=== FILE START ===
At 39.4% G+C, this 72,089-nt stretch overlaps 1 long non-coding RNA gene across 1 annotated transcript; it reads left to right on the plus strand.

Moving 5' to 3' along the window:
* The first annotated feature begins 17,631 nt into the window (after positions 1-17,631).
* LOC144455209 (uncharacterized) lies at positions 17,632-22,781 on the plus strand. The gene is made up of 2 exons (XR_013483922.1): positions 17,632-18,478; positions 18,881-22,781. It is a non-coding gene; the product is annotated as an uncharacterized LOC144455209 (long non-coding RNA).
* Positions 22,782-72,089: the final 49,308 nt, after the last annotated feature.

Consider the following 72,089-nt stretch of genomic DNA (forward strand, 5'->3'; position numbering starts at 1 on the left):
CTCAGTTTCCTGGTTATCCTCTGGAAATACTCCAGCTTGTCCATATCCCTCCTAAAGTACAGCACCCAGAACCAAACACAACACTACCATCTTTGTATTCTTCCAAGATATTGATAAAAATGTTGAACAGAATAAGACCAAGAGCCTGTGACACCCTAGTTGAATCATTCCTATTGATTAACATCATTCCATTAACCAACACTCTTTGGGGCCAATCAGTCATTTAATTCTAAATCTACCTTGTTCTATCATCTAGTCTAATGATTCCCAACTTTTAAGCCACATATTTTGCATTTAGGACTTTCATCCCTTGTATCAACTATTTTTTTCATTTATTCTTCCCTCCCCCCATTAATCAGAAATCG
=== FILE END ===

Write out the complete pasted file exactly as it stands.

At 39.4% G+C, this 72,089-nt stretch overlaps 1 long non-coding RNA gene across 1 annotated transcript; it reads left to right on the plus strand.

Moving 5' to 3' along the window:
* The first annotated feature begins 17,631 nt into the window (after positions 1-17,631).
* LOC144455209 (uncharacterized) lies at positions 17,632-22,781 on the plus strand. The gene is made up of 2 exons (XR_013483922.1): positions 17,632-18,478; positions 18,881-22,781. It is a non-coding gene; the product is annotated as an uncharacterized LOC144455209 (long non-coding RNA).
* Positions 22,782-72,089: the final 49,308 nt, after the last annotated feature.

Consider the following 72,089-nt stretch of genomic DNA (forward strand, 5'->3'; position numbering starts at 1 on the left):
CTCAGTTTCCTGGTTATCCTCTGGAAATACTCCAGCTTGTCCATATCCCTCCTAAAGTACAGCACCCAGAACCAAACACAACACTACCATCTTTGTATTCTTCCAAGATATTGATAAAAATGTTGAACAGAATAAGACCAAGAGCCTGTGACACCCTAGTTGAATCATTCCTATTGATTAACATCATTCCATTAACCAACACTCTTTGGGGCCAATCAGTCATTTAATTCTAAATCTACCTTGTTCTATCATCTAGTCTAATGATTCCCAACTTTTAAGCCACATATTTTGCATTTAGGACTTTCATCCCTTGTATCAACTATTTTTTTCATTTATTCTTCCCTCCCCCCATTAATCAGAAATCG